SEEMINGLY overnight Monique and Tanya Lunn went from mushroom farmers to running a booming farmgate business. Monique Lunn gets goosebumps when she stops and thinks what they have achieved, largely driven by the Ballarat community's response.
The longer the pandemic pans out, the more the Ballarat Mushroom Farm owner has moved from pure survival instinct into seriously considering opportunities for the future.
Across town, in Navigators, Spring Creek Organics have pulled out from what farmers' markets were left in action across the state to focus efforts into developing its farmgate shop. This was a move Dave Tatman had been considering for a while and pivoting in the pandemic hastened plans.
Spring Creek Organics, like Ballarat Mushroom Farm, has been teaming up with fellow farmers' market producers and while the future remains uncertain, Mr Tatman said his farm would continue to adjust to community needs.
Ballarat Mushroom Farm, in Smythes Creek, just brought in 180 tonnes of gravel for a car park to make access easier.
Farmgate stalls across the region were being inundated with customers seeking fresh produce and a refuge from supermarkets early in the pandemic.
Two months in, Ms Lunn said people were hungry to learn more and her farm was "rolling with it", the building momentum.
Me Lunn felt the more people were exposed to fresh produce, the more culture might change for good.
We initially thought to do this to survive. The longer it's gone on, the more everyone hopes we keep doing this.Monique Lunn, Ballarat Mushroom Farm
"We initially thought to do this to survive. The longer it's gone on, the more everyone hopes we keep doing this," Ms Lunn said.
"People get busy and caught up in their lives. But the longer this goes on, what is normal for people changes.
"...Because the Ballarat community has been so phenomenal, how can we just turn around and shut it down when this is over."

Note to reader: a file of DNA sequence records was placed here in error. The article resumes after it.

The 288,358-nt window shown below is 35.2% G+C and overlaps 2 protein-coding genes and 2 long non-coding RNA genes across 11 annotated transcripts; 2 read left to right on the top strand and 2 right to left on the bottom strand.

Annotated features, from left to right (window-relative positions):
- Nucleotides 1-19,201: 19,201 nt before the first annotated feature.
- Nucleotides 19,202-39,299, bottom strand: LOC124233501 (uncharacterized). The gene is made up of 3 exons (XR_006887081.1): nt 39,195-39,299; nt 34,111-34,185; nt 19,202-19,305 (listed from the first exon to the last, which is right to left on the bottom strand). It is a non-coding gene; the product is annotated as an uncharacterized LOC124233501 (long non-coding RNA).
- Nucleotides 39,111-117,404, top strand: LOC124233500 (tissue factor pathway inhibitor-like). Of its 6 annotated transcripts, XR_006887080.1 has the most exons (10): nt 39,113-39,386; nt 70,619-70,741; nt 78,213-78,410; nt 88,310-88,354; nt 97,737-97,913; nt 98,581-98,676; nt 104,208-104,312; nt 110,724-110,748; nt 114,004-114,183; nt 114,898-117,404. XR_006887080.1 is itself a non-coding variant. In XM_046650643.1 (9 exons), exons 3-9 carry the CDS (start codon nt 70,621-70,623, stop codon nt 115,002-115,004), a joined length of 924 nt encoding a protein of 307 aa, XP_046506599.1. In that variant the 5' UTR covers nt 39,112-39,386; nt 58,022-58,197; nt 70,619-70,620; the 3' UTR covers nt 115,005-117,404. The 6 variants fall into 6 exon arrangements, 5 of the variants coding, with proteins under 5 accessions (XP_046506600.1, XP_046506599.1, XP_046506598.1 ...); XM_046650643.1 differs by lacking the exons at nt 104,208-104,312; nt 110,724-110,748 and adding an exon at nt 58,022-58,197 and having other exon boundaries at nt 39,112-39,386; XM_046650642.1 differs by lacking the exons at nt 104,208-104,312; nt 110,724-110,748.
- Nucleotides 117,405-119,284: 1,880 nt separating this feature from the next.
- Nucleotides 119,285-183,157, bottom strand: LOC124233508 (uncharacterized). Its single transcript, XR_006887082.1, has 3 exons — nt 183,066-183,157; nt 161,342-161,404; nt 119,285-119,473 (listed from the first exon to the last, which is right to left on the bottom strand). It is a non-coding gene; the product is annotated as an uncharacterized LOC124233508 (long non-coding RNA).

The mushroom farm's store initially took in produce for friends further afield who would normally sell at farmers' markets or direct to restaurants. Ms Lunn said Golden Plains Shire had been instrumental in sending their way other producers who needed a hand.
There is a seafood guy on Fridays and Saturdays, gourmet offerings, freshly pressed juice from Harcourt, Basilio Sourdough and a honey maker whose side hustle is fast becoming a second full-time job to keep up supply. They have even sourced olive oil from a family business north of Kyneton after customer inquiries.
Ms Lunn said the farmgate had become like a farmers' market, five days a week.
It's been a massive learning curve. I've gone from a mushroom farmer to stock orders.Monique Lunn, Ballarat Mushroom Farm
"It's been a massive learning curve. I've gone from a mushroom farmer to stock orders but most people who are selling through the farmgate are selling large amounts of stuff," Ms Lunn said.
"We've been blown away by the people who have contacted us to sell their produce and we don't want to turn anyone away. We even have a young artist whose avenue to sell at farmers' markets has shut.
"People like to know about the farmers, what they do and what their story is, so I like to learn a lot about who we're stocking. People love the story behind the product."
Early in shutdowns, Spring Creek Organics found people were travelling from Geelong, Bendigo, Ararat and Melbourne who knew their product from farmers markets. Now there were also more older residents from across the region, concerned about health and keen to avoid supermarket crowds.
The farm predominantly sells its own produce and has added a partnership with Dunnstown-based Inglenook Dairy and apples from Harcourt on some Saturdays.
Mr Tatman said the farm had been forced to move quick from its honesty system to a cashier with contactless payments.
Whether Spring Creek Organics will return to farmers' markets, Mr Tatman was unsure. Things could still change, he said, and it was important to keep adapting.
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